We love the MigSolv data centre out at Bowthorpe in Norwich. This was nor(DEV):’s second visit and they always make us very welcome. Walking into what feels like a massive Blakes 7 set and getting the tour,including the retina scanner and massive server hall, is incredible and seriously interesting (even though it’s my third time!).
The intimacy of the board room with the table down the centre and nor(DEV): members arranged each side is great for generating conversation! And when you have a humorous and huge personality like Mark Pryce-Maher it encourages the banter and the discussion even more! It’s safe to say this was one of the most interactive nor(DEV): evening presentations for some time.
Mark was there to tell us about how you can run Microsoft SQL Server on Linux (or is that “Lynux”?). Anyone would think Mark had been on the WINE, but no, you really can run SQL Server natively on Linux now. The first question though, has to be “why?”. The answer is simple. Microsoft are going after geeks, Oracle users and Linux houses who only run Windows to run SQL server.
The second question is “how?”. Developers at Microsoft discovered that, despite the vast number of methods available from the Win32 API, there are only a small number of methods which actually talk to the operating system. These are for allocating memory, disc storage, etc. A project called Drawbridge was developed to identify these methods and port them to Linux. SQL Server can then make use of those methods to run on Linux. Simples!
Mark did a live demo of installing and connecting to SQL Server. Unfortunately he hadn’t made sufficient sacrifices to the demo gods and things didn’t go precisely to plan. SQL Server can be run on an Ubuntu instance on Microsoft’s Azure from about £1/day (I’m intending to try it on a Digital Ocean droplet which is slightly cheaper). It’s incredibly easy to install. You just add the necessary repositories to Ubuntu’s package manager and tell it to install SQL Server. There’s also a pre-made Docker image (if Docker is your thing) which is even quicker.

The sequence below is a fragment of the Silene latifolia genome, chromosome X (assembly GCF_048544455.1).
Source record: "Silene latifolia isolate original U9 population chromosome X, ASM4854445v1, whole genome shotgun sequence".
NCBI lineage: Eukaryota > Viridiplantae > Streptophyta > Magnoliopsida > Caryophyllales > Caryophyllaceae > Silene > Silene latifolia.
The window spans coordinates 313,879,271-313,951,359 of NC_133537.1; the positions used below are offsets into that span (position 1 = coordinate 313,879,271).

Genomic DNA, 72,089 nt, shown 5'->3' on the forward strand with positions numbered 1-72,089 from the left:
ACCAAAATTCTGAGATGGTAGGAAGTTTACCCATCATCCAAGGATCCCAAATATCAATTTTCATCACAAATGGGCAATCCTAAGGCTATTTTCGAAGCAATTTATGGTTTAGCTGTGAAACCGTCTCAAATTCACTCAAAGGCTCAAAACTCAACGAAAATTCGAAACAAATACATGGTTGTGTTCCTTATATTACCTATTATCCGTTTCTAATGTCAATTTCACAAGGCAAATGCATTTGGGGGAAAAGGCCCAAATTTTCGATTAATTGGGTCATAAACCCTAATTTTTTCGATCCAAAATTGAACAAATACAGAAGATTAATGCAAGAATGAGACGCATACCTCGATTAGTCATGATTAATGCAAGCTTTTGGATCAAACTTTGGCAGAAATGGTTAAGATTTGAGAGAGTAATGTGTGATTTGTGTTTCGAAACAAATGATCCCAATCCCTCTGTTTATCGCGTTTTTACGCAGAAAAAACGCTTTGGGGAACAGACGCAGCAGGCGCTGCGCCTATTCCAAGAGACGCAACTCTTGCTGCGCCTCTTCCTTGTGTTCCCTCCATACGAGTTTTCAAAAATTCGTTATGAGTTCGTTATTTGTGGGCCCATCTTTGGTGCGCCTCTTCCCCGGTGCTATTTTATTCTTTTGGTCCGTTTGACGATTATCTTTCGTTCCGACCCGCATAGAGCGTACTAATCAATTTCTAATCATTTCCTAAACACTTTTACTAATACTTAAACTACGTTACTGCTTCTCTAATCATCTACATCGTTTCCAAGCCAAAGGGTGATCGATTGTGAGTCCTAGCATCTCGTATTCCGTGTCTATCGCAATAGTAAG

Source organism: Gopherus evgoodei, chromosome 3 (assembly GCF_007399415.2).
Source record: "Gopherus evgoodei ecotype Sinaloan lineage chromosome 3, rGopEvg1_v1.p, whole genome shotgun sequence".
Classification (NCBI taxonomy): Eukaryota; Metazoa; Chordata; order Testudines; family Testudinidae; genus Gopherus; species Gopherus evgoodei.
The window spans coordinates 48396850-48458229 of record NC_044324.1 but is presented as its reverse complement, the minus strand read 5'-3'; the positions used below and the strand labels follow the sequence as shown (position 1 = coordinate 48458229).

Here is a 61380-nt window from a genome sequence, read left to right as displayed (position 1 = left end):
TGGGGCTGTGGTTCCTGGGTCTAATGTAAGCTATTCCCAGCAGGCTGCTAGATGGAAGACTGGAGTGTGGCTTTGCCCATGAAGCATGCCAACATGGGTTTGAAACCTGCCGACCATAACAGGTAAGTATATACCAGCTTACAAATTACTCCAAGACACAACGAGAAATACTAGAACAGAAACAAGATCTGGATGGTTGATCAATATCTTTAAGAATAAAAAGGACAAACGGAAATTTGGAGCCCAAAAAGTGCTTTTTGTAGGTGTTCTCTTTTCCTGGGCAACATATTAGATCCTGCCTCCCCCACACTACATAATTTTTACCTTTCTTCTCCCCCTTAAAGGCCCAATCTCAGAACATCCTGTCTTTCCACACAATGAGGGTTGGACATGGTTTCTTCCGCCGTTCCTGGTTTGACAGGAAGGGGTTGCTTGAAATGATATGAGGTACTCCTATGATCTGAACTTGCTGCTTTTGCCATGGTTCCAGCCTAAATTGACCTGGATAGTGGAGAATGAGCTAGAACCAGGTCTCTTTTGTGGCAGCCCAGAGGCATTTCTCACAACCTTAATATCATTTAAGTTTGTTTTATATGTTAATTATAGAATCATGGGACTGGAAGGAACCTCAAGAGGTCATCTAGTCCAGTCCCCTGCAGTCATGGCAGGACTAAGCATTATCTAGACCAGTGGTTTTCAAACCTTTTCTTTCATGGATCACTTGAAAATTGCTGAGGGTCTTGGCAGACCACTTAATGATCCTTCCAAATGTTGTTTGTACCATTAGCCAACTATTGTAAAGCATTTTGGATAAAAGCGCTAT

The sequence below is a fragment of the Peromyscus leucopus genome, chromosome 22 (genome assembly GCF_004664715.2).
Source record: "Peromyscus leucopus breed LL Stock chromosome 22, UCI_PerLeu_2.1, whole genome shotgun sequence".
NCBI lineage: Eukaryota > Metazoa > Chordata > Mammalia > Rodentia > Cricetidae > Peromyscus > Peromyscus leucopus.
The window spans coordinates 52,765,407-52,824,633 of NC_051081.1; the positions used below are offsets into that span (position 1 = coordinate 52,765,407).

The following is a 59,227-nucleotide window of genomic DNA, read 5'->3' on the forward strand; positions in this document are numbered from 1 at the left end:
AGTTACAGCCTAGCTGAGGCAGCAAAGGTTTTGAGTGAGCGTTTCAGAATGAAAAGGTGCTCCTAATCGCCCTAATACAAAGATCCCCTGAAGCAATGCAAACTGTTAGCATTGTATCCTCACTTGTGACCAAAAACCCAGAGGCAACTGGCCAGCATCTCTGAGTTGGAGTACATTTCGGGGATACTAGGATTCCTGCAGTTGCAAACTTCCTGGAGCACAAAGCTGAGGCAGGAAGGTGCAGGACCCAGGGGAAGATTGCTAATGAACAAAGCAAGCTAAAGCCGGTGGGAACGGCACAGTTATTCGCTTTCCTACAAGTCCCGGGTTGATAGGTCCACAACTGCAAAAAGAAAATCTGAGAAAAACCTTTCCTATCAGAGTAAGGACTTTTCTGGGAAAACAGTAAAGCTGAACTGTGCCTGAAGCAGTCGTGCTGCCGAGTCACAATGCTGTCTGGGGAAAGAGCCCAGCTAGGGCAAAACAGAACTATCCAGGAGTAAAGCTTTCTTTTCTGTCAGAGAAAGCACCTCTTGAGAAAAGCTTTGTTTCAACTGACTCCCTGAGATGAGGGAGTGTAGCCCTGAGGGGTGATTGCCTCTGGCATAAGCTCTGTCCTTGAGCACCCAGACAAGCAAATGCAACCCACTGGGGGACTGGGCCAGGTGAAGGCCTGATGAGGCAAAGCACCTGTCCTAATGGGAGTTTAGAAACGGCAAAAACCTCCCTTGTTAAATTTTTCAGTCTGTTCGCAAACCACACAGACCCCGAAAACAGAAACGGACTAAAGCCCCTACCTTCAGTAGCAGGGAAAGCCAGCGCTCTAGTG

Microsoft have developed an open source version of the client tools called Microsoft Operations Studio. It is also very easy to install (I did it on my Linux Mint laptop over 4G while Mark was speaking), but for some reason during the demo it just wouldn’t connect to SQL Server. However, Mark talks a great talk and I’m sure with a little bit more playing it would have!
We enjoyed being at MigSolv and hearing from Mark! MigSolv would like us to go back and we’re keen to do so in the future.
The Next nor(DEV): is on 4th April and features “A.I. and Cognitive Computing with Watson” from Colin Mower of Microsoft and “Keep Secure and Under the Radar” from David Higgins. RSVP here: https://www.meetup.com/Norfolk-Developers-NorDev/events/242231165/